Steiner ‘still not over’ Haas’ Silverstone crash
Haas principal Guenther Steiner claims he is “still not over” Romain Grosjean and Kevin Magnussen’s crash at the British GP.
The pair collided on the opening lap, causing both to retire a few laps later, creating further woes for the team languishing in P9 in the Constructors’ Championship.
Grosjean was running the Australia-spec VF-19 as Haas looked to gather vital data to improve their race performances, but the incident cost them the chance to do that.
Steiner has made it clear to the drivers that these incidents can’t continue after the pair also collided in Spain, but he also revealed he can’t move on from the Silverstone shambles yet.
“I’m still not over it, because you have got a certain amount of opportunities, and obviously this year we are struggling in some of the races,” he is quoted by Crash.net.
“I could now say the car would have been fantastic, which is not true, but on Friday it was a lot better on long runs, if you compare them it was factual.
“Again, if it would have been the same in the race 100 percent I cannot say but the chances were high. And then you go out on Turn 5 and we are P9 in the championship, and I think our position does not reflect where we are in reality.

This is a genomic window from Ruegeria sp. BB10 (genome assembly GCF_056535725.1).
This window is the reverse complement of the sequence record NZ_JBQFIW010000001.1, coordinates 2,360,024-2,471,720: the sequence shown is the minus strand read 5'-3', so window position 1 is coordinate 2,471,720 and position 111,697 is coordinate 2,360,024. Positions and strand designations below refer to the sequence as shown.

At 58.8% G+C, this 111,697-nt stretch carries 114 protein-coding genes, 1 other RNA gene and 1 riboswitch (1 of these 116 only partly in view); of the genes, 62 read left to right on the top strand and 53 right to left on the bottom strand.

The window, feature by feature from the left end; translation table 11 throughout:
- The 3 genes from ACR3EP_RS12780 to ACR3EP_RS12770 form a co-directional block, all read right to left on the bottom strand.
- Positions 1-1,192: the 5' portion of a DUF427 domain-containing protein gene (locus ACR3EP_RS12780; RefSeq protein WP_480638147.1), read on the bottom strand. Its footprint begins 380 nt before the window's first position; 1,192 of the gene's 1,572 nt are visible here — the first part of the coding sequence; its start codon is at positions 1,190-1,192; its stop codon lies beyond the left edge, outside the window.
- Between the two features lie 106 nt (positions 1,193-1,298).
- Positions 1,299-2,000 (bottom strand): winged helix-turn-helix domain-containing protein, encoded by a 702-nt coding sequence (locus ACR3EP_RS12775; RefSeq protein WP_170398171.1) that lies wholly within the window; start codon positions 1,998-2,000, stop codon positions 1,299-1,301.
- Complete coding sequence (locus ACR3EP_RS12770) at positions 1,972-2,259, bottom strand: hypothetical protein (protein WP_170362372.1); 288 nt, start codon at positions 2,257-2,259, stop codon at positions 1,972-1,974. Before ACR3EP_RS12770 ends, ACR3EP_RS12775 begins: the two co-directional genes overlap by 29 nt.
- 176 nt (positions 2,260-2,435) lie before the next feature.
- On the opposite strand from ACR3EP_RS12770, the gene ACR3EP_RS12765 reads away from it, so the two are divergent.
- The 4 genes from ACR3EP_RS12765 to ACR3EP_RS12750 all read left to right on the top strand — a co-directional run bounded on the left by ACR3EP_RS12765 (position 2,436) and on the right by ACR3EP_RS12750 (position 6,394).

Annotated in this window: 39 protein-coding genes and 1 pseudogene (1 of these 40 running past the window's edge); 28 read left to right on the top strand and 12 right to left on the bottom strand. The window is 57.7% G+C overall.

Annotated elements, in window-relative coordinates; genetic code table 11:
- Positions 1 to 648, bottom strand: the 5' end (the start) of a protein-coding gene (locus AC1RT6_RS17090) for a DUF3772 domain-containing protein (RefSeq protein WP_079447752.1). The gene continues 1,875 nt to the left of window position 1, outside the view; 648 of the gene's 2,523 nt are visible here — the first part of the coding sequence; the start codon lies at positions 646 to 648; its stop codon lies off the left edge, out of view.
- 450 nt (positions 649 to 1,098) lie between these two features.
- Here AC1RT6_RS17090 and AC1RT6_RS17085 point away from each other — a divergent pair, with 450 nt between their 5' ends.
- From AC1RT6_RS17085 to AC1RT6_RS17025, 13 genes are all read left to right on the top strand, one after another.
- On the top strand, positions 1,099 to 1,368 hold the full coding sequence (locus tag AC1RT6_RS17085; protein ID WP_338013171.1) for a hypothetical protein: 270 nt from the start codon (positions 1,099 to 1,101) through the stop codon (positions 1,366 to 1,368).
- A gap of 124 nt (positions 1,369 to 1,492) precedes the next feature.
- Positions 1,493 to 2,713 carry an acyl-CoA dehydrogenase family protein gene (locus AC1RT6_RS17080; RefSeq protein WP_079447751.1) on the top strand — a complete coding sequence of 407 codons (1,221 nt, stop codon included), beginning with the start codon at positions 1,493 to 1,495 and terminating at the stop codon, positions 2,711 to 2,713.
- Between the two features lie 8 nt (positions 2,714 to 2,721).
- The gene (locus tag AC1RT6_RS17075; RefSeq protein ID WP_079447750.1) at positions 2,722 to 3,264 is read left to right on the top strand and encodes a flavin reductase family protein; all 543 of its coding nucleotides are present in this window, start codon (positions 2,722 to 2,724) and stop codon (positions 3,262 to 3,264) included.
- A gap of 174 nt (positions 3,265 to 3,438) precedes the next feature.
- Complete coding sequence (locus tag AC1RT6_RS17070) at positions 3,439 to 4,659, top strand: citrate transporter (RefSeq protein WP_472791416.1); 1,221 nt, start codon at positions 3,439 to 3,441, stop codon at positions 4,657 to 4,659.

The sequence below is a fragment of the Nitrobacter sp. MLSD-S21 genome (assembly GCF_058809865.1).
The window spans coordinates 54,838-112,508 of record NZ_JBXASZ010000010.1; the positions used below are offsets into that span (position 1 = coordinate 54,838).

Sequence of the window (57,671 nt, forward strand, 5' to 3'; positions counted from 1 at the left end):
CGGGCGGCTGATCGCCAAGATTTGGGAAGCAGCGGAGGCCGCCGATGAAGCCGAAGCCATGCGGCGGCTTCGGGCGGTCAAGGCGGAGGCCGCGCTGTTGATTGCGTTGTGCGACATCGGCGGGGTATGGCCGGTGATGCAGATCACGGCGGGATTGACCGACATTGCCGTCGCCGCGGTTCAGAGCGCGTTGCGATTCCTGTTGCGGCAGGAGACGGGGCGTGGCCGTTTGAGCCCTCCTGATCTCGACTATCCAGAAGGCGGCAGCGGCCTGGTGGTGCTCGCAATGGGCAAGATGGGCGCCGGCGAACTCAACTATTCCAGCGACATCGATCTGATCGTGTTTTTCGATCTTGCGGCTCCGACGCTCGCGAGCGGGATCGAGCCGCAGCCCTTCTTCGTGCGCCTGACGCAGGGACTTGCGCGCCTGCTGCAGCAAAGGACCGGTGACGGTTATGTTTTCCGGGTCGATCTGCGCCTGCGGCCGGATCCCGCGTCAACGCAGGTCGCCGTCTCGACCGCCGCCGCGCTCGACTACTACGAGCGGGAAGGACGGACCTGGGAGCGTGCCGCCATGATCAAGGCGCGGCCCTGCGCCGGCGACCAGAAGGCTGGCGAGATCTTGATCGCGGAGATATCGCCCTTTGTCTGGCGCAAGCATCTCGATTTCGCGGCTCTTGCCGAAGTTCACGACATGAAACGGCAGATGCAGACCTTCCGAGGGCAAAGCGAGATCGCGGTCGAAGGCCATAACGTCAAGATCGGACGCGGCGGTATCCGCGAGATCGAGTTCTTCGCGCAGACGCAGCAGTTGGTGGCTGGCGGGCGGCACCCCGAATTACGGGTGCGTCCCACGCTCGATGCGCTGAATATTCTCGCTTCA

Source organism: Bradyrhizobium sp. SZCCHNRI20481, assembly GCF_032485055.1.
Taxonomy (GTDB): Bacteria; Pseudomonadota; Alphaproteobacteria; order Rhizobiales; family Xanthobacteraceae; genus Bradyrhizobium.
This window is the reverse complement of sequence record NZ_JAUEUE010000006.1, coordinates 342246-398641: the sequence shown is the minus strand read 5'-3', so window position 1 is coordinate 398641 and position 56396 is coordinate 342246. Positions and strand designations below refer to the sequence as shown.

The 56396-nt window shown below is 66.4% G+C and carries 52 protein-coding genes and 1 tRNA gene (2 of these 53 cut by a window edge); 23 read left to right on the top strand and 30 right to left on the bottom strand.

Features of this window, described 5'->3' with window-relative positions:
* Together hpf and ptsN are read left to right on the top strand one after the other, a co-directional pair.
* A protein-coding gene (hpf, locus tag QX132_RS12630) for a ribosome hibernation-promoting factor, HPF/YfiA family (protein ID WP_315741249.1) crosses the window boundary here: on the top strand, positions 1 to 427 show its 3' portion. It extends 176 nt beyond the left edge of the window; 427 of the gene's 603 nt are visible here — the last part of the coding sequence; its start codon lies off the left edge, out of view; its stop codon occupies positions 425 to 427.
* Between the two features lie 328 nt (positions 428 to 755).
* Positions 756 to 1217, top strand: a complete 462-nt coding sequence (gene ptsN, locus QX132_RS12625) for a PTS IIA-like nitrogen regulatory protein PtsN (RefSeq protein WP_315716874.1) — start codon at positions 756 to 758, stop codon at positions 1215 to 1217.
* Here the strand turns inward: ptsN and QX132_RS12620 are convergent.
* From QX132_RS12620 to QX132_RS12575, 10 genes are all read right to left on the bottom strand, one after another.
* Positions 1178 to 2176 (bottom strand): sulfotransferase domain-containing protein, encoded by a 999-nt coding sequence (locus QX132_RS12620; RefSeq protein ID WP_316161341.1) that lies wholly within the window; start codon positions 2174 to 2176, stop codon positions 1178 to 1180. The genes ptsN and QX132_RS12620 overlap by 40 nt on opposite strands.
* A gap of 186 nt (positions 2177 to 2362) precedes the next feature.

“We have got these big ups and downs, and when we have got ups, we put ourselves down one way or another, so that is quite frustrating.
“I can do a lot but I think they need to understand where we are, that’s the disappointing thing for me.
“They don’t let me down as a person, they let the team down which is disappointing. Like I say I’m still not over it.
“Normally I get over things pretty quick, but this one, because we had a clear talk after Barcelona about what to do and what not to do, and it wasn’t followed, which is disappointing.”
Steiner made it clear that he felt the incident was 50/50 and both drivers were to blame.
“Yes I think it is equal because my instructions from Barcelona were quite clear even if the guy has gone back he will be put forward again so that should have taken that question out,” he confirmed.
“Otherwise you are sitting around the table forever and you never end up at 100% to 0%, it is always 70-30 or 60-40 and then you discuss and discuss and never get a conclusion.
“Instead of having that I said let’s do it like this. We look afterwards and if the guy lifted which was right then he will then move forwarded if needed.”
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